Refresh, Rethink, Reboot: ACH goes to TED x Bristol

Aisha Thomas Ted x

Refresh, Rethink, Reboot: ACH goes to TED x Bristol

Refresh, rethink, reboot. Is this the secret for innovative thinking? 

Last week, we had the incredible opportunity to take some of our clients on the Refugee Entrepreneurship Support Project to TED x Bristol. It was the perfect event for entrepreneurs with great ideas to watch talks from other innovative people with great ideas. Ideas lead to more ideas! 

Read on to find out who we saw and what ideas we took from TED x Bristol...  

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‘How do we unpick things that don't work, steady our focus and create positive change in a world of constant flux?’

What is Ted X Bristol? 

TED x Bristol is part of TED, a nonprofit with the aim of spreading innovative ideas through short but powerful video talks.  

TED is a global initiative, and encourages people from all backgrounds, cultures and experiences to share and hear different ideas and perspectives. They believe passionately in the power of ideas to change attitudes and change the world. 

The theme of this year’s TED x Bristol event was Refresh, Rethink, Reboot. In the words of the organizers, the aim was to think about this question... 

‘How do we unpick things that don't work, steady our focus and create positive change in a world of constant flux?’ 

Our entrepreneurs on the Refugee Entrepreneurship Support Project are working to develop businesses that respond to things in the world that could work better, and so we thought it would be an ideal opportunity to get some inspiration and fresh ideas and hear from incredible speakers. 

We went to the Rethink session. At ACH one of our campaigns is the #rethinkingrefugee campaign, which aims to unpick negative representations of refugees and change the narratives to create positive change and new dialogues. 

What inspired us? 

Kicking off the rethink session, was Aisha Thomas. Aisha Thomas is a teacher, and Assistant Principal at City Academy, Bristol. She campaigns for inclusion and for more BAME teachers in Bristol. Currently, 1.9 % of teachers in Bristol are black, as opposed to 6% of the population.  

‘Everyday BAME students are educated without seeing themselves in the curriculum or environment’ - Aisha Thomas 

Aisha spoke passionately about how we need to rethink representation in order to provide role models and pathways for next generations.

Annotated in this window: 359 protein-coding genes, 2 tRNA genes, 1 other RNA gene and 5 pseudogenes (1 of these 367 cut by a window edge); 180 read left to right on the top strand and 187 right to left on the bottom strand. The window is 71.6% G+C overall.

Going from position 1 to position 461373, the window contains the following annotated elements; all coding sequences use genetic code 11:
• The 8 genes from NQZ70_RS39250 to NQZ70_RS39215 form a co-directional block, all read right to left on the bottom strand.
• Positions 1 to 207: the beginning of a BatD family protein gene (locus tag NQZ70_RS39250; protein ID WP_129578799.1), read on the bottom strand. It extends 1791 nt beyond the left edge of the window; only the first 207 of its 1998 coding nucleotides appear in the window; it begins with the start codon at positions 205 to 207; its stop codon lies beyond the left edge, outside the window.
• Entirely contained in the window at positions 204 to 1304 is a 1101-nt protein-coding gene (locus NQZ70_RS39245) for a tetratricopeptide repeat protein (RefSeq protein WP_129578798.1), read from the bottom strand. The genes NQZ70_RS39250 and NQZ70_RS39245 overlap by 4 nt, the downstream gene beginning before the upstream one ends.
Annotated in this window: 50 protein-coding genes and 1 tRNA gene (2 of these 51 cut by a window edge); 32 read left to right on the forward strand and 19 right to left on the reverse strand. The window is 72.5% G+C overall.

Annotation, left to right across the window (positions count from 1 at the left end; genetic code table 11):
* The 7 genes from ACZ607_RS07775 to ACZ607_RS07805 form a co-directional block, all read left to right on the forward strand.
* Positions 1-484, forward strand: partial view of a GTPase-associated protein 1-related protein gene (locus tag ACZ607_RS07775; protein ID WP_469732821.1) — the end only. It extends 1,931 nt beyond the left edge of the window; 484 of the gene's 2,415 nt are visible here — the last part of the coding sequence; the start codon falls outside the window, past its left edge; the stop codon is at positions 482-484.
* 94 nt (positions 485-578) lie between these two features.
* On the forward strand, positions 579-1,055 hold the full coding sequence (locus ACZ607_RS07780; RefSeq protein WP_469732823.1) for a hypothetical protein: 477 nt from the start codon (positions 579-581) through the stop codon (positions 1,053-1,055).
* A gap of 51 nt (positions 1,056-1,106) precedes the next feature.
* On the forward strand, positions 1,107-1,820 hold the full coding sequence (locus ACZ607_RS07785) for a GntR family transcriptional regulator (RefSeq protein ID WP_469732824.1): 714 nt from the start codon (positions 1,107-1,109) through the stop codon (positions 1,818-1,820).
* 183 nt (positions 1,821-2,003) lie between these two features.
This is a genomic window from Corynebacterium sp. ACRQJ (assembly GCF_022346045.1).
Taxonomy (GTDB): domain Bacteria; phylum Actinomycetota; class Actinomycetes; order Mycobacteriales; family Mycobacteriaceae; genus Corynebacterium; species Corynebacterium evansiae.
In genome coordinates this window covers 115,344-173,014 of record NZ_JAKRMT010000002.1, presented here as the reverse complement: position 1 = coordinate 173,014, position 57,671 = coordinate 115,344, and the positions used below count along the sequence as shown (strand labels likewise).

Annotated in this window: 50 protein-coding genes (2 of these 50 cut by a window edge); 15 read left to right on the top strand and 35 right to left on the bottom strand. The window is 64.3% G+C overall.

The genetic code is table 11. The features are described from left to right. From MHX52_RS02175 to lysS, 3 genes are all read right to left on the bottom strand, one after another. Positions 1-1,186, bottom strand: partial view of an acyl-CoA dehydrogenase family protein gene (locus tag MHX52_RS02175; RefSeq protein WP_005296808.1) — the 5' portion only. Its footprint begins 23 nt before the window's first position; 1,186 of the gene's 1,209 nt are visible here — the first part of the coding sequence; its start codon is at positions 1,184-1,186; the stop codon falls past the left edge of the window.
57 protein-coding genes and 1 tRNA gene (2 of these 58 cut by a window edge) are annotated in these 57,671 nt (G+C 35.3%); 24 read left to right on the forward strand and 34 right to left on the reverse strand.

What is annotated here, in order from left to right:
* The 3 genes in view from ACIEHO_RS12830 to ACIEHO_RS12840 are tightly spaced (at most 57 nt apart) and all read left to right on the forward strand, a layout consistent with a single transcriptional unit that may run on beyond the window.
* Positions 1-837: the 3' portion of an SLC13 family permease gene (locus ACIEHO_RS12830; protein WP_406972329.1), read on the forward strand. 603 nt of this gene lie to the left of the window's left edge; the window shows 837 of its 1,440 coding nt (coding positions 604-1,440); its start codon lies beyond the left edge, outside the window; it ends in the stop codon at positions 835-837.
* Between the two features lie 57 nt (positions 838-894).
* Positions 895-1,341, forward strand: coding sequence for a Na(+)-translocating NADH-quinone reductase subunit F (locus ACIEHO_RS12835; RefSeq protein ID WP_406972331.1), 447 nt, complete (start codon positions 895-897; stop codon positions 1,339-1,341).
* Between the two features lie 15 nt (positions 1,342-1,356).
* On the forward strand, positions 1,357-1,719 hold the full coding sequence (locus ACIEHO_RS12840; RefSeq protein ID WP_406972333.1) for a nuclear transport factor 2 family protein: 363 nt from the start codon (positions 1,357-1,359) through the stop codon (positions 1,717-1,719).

Aisha Thomas’ talk about rethinking representation made us think about ACH’s campaign #rethinkingrefugee. We need to think about the narratives and representations we make, in order to bring about positive change and pathways.  

We also heard from Holly Stoppit, a dramatherapist and real-life clown. Holly talked about her journey, learning to help people with mental illness and confidence through play and clowning.  

She made us think about clowning and entrepreneurship. Just like starting a business, performing is risky and has the potential to fail.  

‘Clowning is full of risk. Instead of trying to get things right, clowns learn to teeter on the edge of the flop with joy, keeping their hearts lifted & risking failure in the pursuit of laughter & connection.’ -  Holly Stoppit 

Holly reminds us that we need to risk failure in order to succeed, and that failures can be learnt from and taken with a pinch of humour. Businesses fail, but things can be learnt, and new innovations can be made. You should never hesitate because of a fear of failure.  

One of the most inspirational talks was from 18-year-old Tegan Vincent-Cooke. Tegan has quadriplegic cerebral palsy, which means her limbs have a variety of different tones and range. One day she may feel stiffness, the next she may be unable to get out of bed.  

People respond to her disability in different ways.  

One of my favourite things to do is explaining what disability I have to people and seeing the difference in reactions.... - Tegan Vincent-Cooke 

Tegan’s talk made us reflect on what it means to use labels. Disabled. Refugee. Migrant. These words make it difficult to see someone as an individual, a nuanced person and ties identity to one single word.  

But Tegan is also a YouTuber, an animator, educational speaker, a champion horse-rider and aspiring Paralympian. Tegan refuses to be defined by her disability, and, like Aisha Thomas, demands that we rethink representation. 

What will we take away? 

Hearing so many stories, ideas and innovations can make it difficult to focus on what to take away and change going forward. 

‘How do we unpick things that don't work, steady our focus and create positive change in a world of constant flux?’ 

Rethinking is unpicking things that don’t work, it is focusing on words, narratives and stereotypes that don’t work and thinking of new ways to create positive change and disrupt ideas that don’t work.